"Therefore, since the children share in flesh and blood, He Himself likewise also partook of the same, that through death He might render powerless him who had the power of death, that is, the devil, and might free those who through fear of death were subject to slavery all their lives." - Hebrews 2:14-16

This passage, from the book of Hebrews, used to puzzle me quite a lot. I wondered what it meant that the devil had the power of death. After all, isn't God the one who gives life and who alone has the authority to take it? "The Lord kills and makes alive; He brings down to Sheol and raises up." (1 Samuel 2:6) It was because man chose to elevate the gifts of God above God the Giver that led our Creator to place a curse upon this world, including the curse of death. Far from being punitive, the curse was meant by God to help us turn away from sin, the sin of loving created things more than the Creator.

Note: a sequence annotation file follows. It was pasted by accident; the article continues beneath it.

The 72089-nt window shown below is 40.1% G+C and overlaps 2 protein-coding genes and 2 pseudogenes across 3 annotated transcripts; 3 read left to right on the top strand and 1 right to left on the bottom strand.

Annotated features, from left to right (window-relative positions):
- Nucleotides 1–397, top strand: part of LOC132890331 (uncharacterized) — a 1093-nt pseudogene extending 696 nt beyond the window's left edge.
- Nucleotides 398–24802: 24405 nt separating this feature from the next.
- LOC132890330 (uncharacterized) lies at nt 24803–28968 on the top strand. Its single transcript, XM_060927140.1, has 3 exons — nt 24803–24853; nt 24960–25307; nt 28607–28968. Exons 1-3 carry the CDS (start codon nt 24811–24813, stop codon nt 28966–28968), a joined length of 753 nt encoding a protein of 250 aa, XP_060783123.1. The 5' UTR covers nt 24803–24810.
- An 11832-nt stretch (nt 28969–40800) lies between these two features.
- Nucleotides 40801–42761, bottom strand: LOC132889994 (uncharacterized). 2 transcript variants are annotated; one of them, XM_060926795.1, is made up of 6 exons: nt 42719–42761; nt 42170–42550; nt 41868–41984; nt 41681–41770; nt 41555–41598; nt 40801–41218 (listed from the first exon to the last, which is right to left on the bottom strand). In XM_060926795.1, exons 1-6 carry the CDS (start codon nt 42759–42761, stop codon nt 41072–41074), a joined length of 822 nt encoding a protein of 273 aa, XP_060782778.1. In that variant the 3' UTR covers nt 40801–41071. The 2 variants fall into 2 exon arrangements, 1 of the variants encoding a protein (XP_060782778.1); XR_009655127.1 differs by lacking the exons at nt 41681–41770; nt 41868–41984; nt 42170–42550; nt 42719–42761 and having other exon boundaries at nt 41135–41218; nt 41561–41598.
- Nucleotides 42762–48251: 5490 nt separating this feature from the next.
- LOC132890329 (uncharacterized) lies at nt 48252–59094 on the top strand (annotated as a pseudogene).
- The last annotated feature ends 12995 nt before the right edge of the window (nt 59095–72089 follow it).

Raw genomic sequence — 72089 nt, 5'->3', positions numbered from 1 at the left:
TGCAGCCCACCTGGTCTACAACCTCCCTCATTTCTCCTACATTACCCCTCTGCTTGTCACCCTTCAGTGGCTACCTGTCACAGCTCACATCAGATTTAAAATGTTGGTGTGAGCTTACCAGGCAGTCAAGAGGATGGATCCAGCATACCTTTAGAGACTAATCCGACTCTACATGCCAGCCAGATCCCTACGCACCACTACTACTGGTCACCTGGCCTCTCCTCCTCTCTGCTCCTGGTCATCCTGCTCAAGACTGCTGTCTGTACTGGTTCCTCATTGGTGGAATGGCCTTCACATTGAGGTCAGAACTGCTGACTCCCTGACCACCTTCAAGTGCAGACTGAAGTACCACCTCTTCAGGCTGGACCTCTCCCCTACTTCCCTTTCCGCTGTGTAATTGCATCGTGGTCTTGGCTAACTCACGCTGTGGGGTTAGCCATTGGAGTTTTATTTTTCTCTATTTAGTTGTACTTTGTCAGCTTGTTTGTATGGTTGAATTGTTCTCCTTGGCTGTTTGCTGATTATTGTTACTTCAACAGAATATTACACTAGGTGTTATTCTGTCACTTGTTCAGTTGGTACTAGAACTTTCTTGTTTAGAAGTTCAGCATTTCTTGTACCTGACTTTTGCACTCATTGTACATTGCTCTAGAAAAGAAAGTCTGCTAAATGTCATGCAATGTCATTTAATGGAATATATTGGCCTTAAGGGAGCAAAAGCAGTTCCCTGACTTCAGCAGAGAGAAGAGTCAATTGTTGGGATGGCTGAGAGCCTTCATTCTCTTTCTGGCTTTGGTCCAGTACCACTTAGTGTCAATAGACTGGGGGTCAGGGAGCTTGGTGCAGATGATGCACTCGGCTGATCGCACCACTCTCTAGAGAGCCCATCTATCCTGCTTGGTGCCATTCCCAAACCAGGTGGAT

Jesus said, "If anyone comes to Me, and does not hate his own father and mother and wife and children and brothers and sisters, yes, and even his own life, he cannot be My disciple." (Luke 14:28) By "hate", Jesus does not at all mean that we should bear them any malice. Jesus is using hyperbole (rhetorical exaggeration) to get His point across. We are to choose Him above even what is nearest and dearest to us. And what is more near and dear to us than our own lives? David says to God, "Your lovingkindness is better than life…" (Psalm 63:3) In other words, he would rather die and be with God than live on earth without Him.